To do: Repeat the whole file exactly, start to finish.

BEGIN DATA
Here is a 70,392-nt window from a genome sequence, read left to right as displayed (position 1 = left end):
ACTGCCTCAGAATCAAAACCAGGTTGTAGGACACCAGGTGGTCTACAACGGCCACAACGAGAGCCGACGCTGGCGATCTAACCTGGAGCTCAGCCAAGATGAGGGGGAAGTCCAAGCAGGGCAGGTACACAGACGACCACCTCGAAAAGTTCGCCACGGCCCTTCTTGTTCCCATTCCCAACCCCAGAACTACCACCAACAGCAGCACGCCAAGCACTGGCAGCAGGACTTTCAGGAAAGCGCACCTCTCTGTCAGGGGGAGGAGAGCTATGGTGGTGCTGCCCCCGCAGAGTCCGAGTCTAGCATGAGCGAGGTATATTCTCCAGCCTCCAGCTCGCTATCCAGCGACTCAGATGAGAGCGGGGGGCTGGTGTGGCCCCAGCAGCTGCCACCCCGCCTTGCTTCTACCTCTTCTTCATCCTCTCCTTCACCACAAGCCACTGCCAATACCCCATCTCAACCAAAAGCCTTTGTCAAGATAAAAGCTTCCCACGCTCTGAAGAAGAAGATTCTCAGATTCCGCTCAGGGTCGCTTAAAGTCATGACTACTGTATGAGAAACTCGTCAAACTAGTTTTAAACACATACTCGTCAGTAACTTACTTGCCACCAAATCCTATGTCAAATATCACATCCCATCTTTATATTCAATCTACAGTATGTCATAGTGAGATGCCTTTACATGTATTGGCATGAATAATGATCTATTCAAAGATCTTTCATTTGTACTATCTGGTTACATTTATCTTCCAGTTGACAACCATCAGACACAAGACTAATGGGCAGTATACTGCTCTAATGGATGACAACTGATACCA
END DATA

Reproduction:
Here is a 70,392-nt window from a genome sequence, read left to right as displayed (position 1 = left end):
ACTGCCTCAGAATCAAAACCAGGTTGTAGGACACCAGGTGGTCTACAACGGCCACAACGAGAGCCGACGCTGGCGATCTAACCTGGAGCTCAGCCAAGATGAGGGGGAAGTCCAAGCAGGGCAGGTACACAGACGACCACCTCGAAAAGTTCGCCACGGCCCTTCTTGTTCCCATTCCCAACCCCAGAACTACCACCAACAGCAGCACGCCAAGCACTGGCAGCAGGACTTTCAGGAAAGCGCACCTCTCTGTCAGGGGGAGGAGAGCTATGGTGGTGCTGCCCCCGCAGAGTCCGAGTCTAGCATGAGCGAGGTATATTCTCCAGCCTCCAGCTCGCTATCCAGCGACTCAGATGAGAGCGGGGGGCTGGTGTGGCCCCAGCAGCTGCCACCCCGCCTTGCTTCTACCTCTTCTTCATCCTCTCCTTCACCACAAGCCACTGCCAATACCCCATCTCAACCAAAAGCCTTTGTCAAGATAAAAGCTTCCCACGCTCTGAAGAAGAAGATTCTCAGATTCCGCTCAGGGTCGCTTAAAGTCATGACTACTGTATGAGAAACTCGTCAAACTAGTTTTAAACACATACTCGTCAGTAACTTACTTGCCACCAAATCCTATGTCAAATATCACATCCCATCTTTATATTCAATCTACAGTATGTCATAGTGAGATGCCTTTACATGTATTGGCATGAATAATGATCTATTCAAAGATCTTTCATTTGTACTATCTGGTTACATTTATCTTCCAGTTGACAACCATCAGACACAAGACTAATGGGCAGTATACTGCTCTAATGGATGACAACTGATACCA